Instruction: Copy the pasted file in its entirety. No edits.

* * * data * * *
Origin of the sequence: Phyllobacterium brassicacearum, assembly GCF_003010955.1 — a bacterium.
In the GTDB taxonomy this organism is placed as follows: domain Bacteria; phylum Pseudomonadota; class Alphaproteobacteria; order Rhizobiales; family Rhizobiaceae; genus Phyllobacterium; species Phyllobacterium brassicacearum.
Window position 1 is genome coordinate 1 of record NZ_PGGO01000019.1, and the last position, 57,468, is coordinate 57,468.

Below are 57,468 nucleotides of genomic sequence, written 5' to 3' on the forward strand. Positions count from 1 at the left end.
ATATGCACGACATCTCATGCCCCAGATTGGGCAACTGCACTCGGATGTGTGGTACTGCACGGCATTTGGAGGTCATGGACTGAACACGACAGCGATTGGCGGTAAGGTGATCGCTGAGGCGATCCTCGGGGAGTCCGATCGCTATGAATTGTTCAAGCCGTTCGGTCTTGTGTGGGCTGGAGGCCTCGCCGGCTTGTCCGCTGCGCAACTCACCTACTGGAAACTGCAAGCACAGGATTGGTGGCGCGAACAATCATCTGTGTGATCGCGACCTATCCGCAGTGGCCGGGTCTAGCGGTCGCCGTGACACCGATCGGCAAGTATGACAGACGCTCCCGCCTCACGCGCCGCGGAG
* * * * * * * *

Origin of the sequence: Phyllobacterium brassicacearum, assembly GCF_003010955.1 — a bacterium.
In the GTDB taxonomy this organism is placed as follows: domain Bacteria; phylum Pseudomonadota; class Alphaproteobacteria; order Rhizobiales; family Rhizobiaceae; genus Phyllobacterium; species Phyllobacterium brassicacearum.
Window position 1 is genome coordinate 1 of record NZ_PGGO01000019.1, and the last position, 57,468, is coordinate 57,468.

Below are 57,468 nucleotides of genomic sequence, written 5' to 3' on the forward strand. Positions count from 1 at the left end.
ATATGCACGACATCTCATGCCCCAGATTGGGCAACTGCACTCGGATGTGTGGTACTGCACGGCATTTGGAGGTCATGGACTGAACACGACAGCGATTGGCGGTAAGGTGATCGCTGAGGCGATCCTCGGGGAGTCCGATCGCTATGAATTGTTCAAGCCGTTCGGTCTTGTGTGGGCTGGAGGCCTCGCCGGCTTGTCCGCTGCGCAACTCACCTACTGGAAACTGCAAGCACAGGATTGGTGGCGCGAACAATCATCTGTGTGATCGCGACCTATCCGCAGTGGCCGGGTCTAGCGGTCGCCGTGACACCGATCGGCAAGTATGACAGACGCTCCCGCCTCACGCGCCGCGGAG